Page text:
To get a meaningful view of lender “pull-through,” Ellie Mae reviewed a sampling of loan applications initiated 90 days prior (i.e., the January 2014 applications) to calculate an overall closing rate of 55% in April 2014, down from 58% in March 2014. “Purchase share for all loans increased for the third straight month, jumping another three percentage points to represent 63 percent of all closed loans,” said Jonathan Corr, president and chief operating officer of Ellie Mae. “This is the highest percentage of purchase loans we’ve seen since we began reporting data in August 2011 and two percentage points higher than the previous high of 61 percent in October 2013.
The Ellie Mae Origination Insight Report focuses on loans that closed or were denied in a specific month and compares their characteristics to similar loans that closed or were denied three and six months earlier. The closing rate is calculated on a 90-day cycle rather than on a monthly basis because most loan applications typically take one and a half to two months from application to closing. Loans that do not close could still be active applications or applications withdrawn by consumers or denied for incompleteness or non-qualification.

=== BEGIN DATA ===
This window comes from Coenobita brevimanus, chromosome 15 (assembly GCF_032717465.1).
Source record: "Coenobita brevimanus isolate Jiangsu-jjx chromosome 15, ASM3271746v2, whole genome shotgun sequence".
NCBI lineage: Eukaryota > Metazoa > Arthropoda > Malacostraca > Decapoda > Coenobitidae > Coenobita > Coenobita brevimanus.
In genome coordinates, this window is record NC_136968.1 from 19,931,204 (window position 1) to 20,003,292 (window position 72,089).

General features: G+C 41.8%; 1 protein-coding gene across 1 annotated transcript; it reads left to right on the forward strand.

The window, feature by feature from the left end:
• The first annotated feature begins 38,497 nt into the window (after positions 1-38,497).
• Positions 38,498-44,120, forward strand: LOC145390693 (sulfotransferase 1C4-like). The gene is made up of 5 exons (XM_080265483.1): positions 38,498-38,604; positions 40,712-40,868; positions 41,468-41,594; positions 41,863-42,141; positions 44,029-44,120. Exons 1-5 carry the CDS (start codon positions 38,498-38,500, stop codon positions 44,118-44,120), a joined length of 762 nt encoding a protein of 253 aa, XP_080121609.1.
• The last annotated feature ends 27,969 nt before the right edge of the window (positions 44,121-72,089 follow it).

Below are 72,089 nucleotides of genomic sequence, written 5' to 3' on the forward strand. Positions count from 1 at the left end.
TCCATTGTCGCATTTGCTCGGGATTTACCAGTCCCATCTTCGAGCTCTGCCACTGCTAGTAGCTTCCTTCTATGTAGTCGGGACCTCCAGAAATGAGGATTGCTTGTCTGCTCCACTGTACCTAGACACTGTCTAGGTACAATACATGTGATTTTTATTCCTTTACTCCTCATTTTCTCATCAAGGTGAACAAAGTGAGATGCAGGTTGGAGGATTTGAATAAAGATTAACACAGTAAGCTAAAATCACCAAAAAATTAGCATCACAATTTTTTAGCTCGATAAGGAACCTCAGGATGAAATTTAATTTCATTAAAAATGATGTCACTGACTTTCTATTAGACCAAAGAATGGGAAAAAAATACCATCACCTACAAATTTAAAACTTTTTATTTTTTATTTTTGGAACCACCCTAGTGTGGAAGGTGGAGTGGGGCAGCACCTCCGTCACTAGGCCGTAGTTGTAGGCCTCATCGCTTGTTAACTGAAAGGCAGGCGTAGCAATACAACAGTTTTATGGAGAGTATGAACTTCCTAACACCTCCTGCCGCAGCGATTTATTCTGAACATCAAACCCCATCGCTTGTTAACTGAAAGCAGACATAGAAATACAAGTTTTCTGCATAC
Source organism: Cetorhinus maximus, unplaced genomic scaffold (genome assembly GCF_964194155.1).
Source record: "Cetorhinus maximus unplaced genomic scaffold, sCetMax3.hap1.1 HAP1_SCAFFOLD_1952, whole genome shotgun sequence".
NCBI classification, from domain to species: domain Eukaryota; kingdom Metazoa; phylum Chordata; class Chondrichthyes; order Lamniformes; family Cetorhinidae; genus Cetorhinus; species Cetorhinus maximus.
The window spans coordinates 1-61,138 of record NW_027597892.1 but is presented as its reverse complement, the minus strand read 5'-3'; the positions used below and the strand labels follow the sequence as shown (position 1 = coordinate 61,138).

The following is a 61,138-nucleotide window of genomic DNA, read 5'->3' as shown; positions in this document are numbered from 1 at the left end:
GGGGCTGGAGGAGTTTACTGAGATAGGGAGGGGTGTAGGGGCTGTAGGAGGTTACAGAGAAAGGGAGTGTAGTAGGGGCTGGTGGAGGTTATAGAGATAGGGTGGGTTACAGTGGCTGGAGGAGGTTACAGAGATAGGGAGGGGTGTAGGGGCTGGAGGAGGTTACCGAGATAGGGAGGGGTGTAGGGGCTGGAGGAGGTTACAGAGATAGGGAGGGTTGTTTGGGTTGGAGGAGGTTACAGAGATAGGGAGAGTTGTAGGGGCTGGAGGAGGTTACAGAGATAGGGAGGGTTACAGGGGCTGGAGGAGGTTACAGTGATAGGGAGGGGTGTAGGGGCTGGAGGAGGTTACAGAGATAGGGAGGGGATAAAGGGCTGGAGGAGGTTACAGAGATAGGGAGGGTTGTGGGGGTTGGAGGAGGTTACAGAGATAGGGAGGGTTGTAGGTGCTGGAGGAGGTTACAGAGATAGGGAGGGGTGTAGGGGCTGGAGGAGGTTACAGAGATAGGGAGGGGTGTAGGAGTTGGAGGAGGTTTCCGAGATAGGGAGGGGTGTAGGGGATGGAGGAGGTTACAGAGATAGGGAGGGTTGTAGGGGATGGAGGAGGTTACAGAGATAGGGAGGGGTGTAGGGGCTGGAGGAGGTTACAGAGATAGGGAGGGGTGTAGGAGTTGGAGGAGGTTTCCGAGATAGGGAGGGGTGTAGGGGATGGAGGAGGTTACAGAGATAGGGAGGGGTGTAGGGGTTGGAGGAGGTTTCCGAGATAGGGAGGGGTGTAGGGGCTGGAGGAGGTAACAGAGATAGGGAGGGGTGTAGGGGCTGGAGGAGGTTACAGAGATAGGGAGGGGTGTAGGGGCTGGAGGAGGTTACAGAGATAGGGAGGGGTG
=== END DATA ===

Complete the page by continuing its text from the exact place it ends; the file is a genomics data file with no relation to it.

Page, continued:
“Also, average days to close loans dipped below 40 for the first time since we’ve been reporting data, falling to 39 days in April 2014. That’s the third straight month that days to close a loan declined. The average days to close a purchase loan has fallen seven days since January 2014,” added Corr. “Looking at rates, the average 30-year rate on a closed loan increased for the first time since January, rising to 4.622 percent in April 2014.”
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